How This Winemaker Creates Outstanding Bottles in One of the World’s Most Unforgiving Regions

In a region known for being “too cold, too far south, too windy,” and overall unfavorable for winemaking, owner Alejandro Bulgheroni and winemaker Juan Pablo Murgia have achieved what was once thought to be impossible, creating world class Chardonnay and Pinot Noir from the world’s southernmost vineyard. More than 1,200 miles south of Mendoza, Argentina’s winemaking capital, Bulgheroni challenged Murgia and his team to cultivate grapevines in an area of Patagonia where none had ever been planted before, and the result is outstanding.

Bulgheroni developed an unused piece of family property on the shores of Lake Musters in Sarmiento in the province of Chubut, which sits at Parallel 45. Explaining that the winery’s name, Otronia, comes from the ancient Tehuelche people’s name for the lake, Otron, Murgia calls this region “the edge of possibility.” We hear about out-of-season frosts that last a day or two in what are considered cold-weather French wine regions such as Bordeaux and Burgundy, but frost is a way of life in Chubut. Murgia utilizes large scale tree plantings as well as high tech wind breaks around and within the vineyards. “We know we are going to have frosts throughout the season, and our vineyards are specially designed to live with that,” he says. “Otronia is a very special place, and these conditions inspire us to make wines that reflect the essence of Sarmiento.” The constant wind and naturally dry climate are inhospitable to many of the pests that plague vineyards around the world, making this a haven for disease-free organic viticulture. Year-round cold temperatures create the perfect conditions for wines with intense acidity that let the varietal character shine through.

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Otronia’s 123 acres of certified organic vines are home to Pinot Noir, Pinot Gris, Chardonnay, Torrontés, Gewürztraminer, Riesling, Malbec, and Merlot. Despite the low temperatures, the intensity of sunlight in this part of the world aids in full ripeness that does not overpower the wine’s sense of equilibrium. “Cold weather brings finesse, elegance, and intense acidity with balance,” Murgia tells Robb Report, “Wind influences the skin’s thickness by increasing it, which translates into a high but balanced intensity. Intense sunlight turns one of the coldest terroirs in the world where maturity seems to be impossible into a great ripening terroir with grapes full of richness and flavors.”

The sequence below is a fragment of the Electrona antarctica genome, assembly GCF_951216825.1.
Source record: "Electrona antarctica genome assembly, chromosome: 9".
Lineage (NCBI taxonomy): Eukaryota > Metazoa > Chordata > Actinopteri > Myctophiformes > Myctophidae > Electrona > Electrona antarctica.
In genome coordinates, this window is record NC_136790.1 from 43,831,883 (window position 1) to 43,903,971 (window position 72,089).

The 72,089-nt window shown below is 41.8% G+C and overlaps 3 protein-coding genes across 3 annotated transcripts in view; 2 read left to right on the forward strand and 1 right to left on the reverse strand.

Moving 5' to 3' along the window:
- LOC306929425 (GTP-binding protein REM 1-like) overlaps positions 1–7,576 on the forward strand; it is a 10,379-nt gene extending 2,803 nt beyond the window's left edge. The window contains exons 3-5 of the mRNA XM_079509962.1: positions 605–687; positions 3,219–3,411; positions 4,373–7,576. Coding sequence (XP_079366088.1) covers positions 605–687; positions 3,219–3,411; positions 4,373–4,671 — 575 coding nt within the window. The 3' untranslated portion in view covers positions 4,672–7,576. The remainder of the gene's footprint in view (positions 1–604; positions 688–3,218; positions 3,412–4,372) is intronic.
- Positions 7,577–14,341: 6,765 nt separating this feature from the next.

otronia wine
Otronia is making outstanding Chardonnay and Pinot Noir.

The previous record holder for southernmost vineyard in the world was actor-turned-vigneron Sam Neill’s Two Paddocks Vineyard in Central Otago, New Zealand, which sits at 45.22° South, but Otronia has bested that with a location at 45.33° South. There were no existing vineyards in the area when the Otronia team first started planting in 2010. The winery was built in 2016, and the first harvest and vintage took place the following year. Murgia is also the winemaker at Bulgheroni’s Bodega Argento in Mendoza, which is a leading Argentine winery in the production of organic and sustainable wines. While the two regions are completely different in terms of altitude, soils, and temperatures—Argento influenced by the Andes at high altitude and Otronia located on the Patagonian Steppe—Murgia believes that his work at Argento is an asset despite the disparities. “The most important background I have is the terroir-focused experience I’ve been developing for 20 years,” he says. “The philosophy of understanding the place is the most important part of terroir-driven wines, especially where the land is so powerful as in Otronia.”

We tried several Otronia wines and can assure you that the result is more than worth the difficulty in working under such harsh conditions. Otronia 2018 Blocks 3 & 6 Chardonnay has aromas of Bartlett pear, nectarine, and a hint of dried Mediterranean herbs. It is bright at first sip, offering flavors of Fuji apple, white peach, thyme, and mint leaf in a full-textured wine that offers a vivid finish.

Otronia 2019 Block 1 Pinot Noir has a bouquet of pomegranate, Mission fig, and herbs de Provence. Velvety tannins and well-integrated acidity provide a backdrop to raspberry, black cherry, crumbled sage leaf, and dried thyme flavors. A sense of smoothness and a note of freshly shaved black truffle endures on the palate. Both have a suggested retail price of $90—and both are worth it.

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